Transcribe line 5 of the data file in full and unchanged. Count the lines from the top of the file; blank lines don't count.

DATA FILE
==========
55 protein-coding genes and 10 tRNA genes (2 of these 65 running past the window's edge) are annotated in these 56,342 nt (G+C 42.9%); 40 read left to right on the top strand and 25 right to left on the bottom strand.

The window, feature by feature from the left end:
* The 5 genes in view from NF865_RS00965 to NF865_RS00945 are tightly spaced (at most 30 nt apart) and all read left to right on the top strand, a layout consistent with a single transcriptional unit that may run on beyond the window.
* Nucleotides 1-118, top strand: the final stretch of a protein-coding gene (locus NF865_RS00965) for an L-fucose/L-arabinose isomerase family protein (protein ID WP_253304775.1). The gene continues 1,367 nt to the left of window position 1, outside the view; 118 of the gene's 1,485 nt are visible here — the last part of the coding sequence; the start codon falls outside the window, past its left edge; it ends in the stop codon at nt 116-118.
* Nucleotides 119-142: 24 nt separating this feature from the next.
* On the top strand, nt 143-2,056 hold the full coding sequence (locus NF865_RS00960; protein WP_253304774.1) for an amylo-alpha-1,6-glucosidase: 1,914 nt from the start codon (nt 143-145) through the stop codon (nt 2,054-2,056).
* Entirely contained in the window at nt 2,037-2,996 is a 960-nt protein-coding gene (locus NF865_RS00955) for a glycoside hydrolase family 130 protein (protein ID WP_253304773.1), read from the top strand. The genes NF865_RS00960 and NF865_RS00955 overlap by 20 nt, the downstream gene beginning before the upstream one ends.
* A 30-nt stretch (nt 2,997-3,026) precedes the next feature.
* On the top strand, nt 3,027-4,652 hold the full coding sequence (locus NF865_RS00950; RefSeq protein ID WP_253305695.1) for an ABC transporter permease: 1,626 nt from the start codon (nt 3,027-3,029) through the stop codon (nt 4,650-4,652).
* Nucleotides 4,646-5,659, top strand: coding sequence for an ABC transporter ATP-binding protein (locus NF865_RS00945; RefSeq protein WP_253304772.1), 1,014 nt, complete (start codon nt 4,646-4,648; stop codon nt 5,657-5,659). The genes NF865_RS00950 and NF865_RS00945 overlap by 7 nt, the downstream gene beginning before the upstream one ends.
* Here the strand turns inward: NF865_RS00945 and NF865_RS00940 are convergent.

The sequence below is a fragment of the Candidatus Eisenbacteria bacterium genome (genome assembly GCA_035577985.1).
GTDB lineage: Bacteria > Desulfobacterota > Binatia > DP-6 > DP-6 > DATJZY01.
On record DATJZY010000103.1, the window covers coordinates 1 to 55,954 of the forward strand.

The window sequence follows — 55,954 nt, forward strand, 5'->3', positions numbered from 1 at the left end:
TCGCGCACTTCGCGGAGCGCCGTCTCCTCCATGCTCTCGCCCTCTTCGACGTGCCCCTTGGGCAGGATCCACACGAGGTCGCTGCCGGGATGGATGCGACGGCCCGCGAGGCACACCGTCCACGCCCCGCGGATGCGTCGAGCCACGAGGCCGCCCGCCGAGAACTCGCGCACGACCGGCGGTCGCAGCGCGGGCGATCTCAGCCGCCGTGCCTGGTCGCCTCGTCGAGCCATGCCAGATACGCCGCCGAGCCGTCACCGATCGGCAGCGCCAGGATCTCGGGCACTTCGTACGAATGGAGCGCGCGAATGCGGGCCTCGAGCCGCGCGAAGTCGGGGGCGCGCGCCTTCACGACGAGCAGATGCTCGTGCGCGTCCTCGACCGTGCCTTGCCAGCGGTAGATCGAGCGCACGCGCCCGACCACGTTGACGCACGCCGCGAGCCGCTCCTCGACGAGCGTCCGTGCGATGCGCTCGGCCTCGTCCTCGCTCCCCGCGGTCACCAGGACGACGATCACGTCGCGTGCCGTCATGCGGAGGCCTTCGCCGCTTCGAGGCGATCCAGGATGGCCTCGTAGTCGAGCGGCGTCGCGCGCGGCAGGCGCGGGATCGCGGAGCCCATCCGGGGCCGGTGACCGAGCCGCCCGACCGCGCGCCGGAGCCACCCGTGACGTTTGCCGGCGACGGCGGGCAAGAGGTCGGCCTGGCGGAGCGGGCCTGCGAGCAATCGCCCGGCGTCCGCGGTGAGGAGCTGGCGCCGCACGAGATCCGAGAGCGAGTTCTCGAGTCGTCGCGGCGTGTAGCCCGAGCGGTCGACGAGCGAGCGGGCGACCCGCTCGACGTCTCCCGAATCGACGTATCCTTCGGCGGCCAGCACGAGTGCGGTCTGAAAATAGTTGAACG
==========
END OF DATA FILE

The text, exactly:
* Nucleotides 119-142: 24 nt separating this feature from the next.